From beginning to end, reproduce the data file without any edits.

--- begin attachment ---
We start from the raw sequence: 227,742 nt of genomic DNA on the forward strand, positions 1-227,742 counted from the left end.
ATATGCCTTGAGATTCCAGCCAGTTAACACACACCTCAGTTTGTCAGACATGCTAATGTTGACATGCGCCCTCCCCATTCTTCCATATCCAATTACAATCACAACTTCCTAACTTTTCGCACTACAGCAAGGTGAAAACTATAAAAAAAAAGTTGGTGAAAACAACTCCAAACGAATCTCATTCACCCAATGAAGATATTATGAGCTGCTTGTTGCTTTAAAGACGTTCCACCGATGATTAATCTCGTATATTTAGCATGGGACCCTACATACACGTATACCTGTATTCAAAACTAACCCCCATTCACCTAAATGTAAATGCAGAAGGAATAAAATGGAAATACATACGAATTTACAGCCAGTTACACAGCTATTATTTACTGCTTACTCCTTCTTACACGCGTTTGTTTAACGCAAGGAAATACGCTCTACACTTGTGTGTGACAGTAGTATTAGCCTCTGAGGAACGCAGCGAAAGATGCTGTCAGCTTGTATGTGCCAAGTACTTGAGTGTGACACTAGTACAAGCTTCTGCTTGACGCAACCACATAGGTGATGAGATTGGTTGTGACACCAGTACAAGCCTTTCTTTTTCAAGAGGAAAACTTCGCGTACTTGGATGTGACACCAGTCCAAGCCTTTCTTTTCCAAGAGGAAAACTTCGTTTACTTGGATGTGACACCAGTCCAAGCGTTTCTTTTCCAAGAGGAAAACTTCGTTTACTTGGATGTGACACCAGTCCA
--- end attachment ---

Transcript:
We start from the raw sequence: 227,742 nt of genomic DNA on the forward strand, positions 1-227,742 counted from the left end.
ATATGCCTTGAGATTCCAGCCAGTTAACACACACCTCAGTTTGTCAGACATGCTAATGTTGACATGCGCCCTCCCCATTCTTCCATATCCAATTACAATCACAACTTCCTAACTTTTCGCACTACAGCAAGGTGAAAACTATAAAAAAAAAGTTGGTGAAAACAACTCCAAACGAATCTCATTCACCCAATGAAGATATTATGAGCTGCTTGTTGCTTTAAAGACGTTCCACCGATGATTAATCTCGTATATTTAGCATGGGACCCTACATACACGTATACCTGTATTCAAAACTAACCCCCATTCACCTAAATGTAAATGCAGAAGGAATAAAATGGAAATACATACGAATTTACAGCCAGTTACACAGCTATTATTTACTGCTTACTCCTTCTTACACGCGTTTGTTTAACGCAAGGAAATACGCTCTACACTTGTGTGTGACAGTAGTATTAGCCTCTGAGGAACGCAGCGAAAGATGCTGTCAGCTTGTATGTGCCAAGTACTTGAGTGTGACACTAGTACAAGCTTCTGCTTGACGCAACCACATAGGTGATGAGATTGGTTGTGACACCAGTACAAGCCTTTCTTTTTCAAGAGGAAAACTTCGCGTACTTGGATGTGACACCAGTCCAAGCCTTTCTTTTCCAAGAGGAAAACTTCGTTTACTTGGATGTGACACCAGTCCAAGCGTTTCTTTTCCAAGAGGAAAACTTCGTTTACTTGGATGTGACACCAGTCCA